Robert R. Provine is a professor of psychology and neuroscience at the University of Maryland, Baltimore County. He is the author of Laughter: A Scientific Investigation. And I am sharing his little spiel in the book What We Believe But Cannot Prove because he expresses an idea that I have toyed with ever since I learned of those experiments testing half-brain functions that show that people really do quite sincerely and unknowingly fabricate false reasons for why thy make certain decisions. But needless to say, I’m sure, not a few people are quite disturbed whenever I even raise the possibility. So I have learned to keep my suspicions closer to my chest but here in this post I bare all with the encouragement of a leading thinker under the title “things we believe but cannot prove.”
We are misled by an inner voice that generates a reasonable but often fallacious narrative and explanation of our actions. That the beam of conscious awareness illuminating our actions is on only part of the time further complicates our task. Since we are not conscious of our state of unconsciousness, we vastly overestimate the amount of time that we are aware of our actions, whatever their cause.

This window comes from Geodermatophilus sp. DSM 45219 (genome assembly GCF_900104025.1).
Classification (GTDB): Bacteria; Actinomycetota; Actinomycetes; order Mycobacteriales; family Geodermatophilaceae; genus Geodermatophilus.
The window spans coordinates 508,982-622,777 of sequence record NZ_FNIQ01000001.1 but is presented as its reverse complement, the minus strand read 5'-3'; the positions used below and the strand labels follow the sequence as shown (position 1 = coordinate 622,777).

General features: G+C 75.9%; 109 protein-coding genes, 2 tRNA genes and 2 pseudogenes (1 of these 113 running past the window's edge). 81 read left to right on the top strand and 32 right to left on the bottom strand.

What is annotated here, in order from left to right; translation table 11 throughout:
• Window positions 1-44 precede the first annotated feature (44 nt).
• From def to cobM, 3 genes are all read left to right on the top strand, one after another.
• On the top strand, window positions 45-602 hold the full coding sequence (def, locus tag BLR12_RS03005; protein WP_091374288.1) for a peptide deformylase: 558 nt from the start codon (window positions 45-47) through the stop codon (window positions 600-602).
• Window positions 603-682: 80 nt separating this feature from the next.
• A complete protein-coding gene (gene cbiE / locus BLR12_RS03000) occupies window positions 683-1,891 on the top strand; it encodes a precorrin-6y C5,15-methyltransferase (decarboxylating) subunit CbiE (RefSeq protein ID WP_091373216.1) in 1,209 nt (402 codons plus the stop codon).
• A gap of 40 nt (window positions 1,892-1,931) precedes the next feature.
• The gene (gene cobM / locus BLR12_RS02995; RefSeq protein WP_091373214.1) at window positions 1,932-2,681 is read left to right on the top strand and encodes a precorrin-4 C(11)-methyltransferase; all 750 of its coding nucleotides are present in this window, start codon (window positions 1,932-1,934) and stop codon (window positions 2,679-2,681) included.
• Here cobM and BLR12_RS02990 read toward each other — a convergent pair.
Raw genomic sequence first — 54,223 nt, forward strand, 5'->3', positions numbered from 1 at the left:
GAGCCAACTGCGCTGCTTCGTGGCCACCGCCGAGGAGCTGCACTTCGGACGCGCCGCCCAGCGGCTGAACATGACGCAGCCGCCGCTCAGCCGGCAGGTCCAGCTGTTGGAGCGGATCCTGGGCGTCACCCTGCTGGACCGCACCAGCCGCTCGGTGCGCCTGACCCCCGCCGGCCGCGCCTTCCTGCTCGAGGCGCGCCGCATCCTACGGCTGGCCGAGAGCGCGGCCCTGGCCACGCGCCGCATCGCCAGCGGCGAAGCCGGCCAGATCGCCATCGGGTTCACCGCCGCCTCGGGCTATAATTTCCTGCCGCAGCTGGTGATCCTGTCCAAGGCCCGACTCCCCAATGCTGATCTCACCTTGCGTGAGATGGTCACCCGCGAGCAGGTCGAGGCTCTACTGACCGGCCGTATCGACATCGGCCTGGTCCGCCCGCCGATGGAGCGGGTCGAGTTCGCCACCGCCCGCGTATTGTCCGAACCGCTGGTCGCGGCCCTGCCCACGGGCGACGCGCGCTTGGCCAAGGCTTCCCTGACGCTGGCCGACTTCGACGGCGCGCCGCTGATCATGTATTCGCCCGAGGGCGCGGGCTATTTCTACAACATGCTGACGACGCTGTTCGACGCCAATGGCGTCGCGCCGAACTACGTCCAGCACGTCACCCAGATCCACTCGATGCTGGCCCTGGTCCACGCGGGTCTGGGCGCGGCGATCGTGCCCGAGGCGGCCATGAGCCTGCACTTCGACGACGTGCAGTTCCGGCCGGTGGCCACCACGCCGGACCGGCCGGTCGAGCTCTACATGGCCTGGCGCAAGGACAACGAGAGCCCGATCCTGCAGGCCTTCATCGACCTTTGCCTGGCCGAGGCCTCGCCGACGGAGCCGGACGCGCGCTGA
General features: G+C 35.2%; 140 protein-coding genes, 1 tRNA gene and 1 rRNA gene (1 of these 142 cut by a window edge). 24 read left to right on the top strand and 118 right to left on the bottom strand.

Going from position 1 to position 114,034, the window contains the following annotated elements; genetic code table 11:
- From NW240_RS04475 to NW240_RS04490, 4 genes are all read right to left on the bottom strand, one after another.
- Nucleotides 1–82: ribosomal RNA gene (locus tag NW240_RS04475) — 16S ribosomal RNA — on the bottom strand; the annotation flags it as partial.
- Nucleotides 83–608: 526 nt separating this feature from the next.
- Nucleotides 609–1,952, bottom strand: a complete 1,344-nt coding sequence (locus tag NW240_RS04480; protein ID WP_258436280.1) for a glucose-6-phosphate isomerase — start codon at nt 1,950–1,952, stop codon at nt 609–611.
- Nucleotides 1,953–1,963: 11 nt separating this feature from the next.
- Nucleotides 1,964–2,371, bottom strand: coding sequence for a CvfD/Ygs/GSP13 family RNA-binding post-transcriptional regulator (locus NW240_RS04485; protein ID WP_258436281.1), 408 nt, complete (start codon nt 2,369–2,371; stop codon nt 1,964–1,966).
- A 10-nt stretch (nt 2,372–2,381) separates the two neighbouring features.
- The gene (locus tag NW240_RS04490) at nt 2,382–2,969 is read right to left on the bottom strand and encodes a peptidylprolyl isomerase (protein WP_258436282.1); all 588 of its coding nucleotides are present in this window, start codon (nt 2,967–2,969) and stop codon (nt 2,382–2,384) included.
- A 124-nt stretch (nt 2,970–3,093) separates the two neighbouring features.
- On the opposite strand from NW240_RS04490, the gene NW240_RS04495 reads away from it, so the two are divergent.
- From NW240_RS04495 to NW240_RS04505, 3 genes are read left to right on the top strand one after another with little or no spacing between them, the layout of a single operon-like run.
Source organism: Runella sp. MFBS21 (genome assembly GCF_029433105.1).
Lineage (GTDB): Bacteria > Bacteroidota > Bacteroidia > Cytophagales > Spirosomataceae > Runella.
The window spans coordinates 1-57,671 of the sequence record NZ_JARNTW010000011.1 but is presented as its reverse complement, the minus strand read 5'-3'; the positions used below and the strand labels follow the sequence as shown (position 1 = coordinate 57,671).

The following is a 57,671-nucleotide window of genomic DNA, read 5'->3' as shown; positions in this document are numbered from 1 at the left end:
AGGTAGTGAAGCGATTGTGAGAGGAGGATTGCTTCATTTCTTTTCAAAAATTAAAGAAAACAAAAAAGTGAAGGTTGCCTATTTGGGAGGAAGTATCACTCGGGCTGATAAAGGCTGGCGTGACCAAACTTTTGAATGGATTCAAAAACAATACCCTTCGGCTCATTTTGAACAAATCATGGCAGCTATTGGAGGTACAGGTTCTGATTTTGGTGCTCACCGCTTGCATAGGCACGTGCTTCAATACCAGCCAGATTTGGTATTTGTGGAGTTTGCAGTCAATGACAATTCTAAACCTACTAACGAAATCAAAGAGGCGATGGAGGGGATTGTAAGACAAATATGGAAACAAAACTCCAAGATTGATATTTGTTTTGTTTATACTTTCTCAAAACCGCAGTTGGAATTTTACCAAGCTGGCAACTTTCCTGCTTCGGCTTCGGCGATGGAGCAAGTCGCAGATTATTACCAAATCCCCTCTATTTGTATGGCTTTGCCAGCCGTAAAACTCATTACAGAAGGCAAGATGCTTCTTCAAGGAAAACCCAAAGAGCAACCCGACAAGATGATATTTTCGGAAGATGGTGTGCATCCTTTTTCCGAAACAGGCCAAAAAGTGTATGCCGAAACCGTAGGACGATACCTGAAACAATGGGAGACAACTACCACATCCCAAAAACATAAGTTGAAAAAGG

Robert Provine’s thoughts about unconscious control, unlike my amateur cogitations, were shaped by his field studies of “the primitive play-vocalization of laughter.” He found that when he asked people why they laughed in certain situations the answers they gave, he could demonstrate through careful observations, were wrong. They merely concocted rationalizations for their behaviour. Continue reading “Day by day with eyes wide shut (What if our conscious reasoning is an afterthought?)”
It’s in the various news sites, but I like to get as close to the source as possible to see what it says: Here’s the link to The Royal College of Obstetricians and Gynaecologists website and its own news release.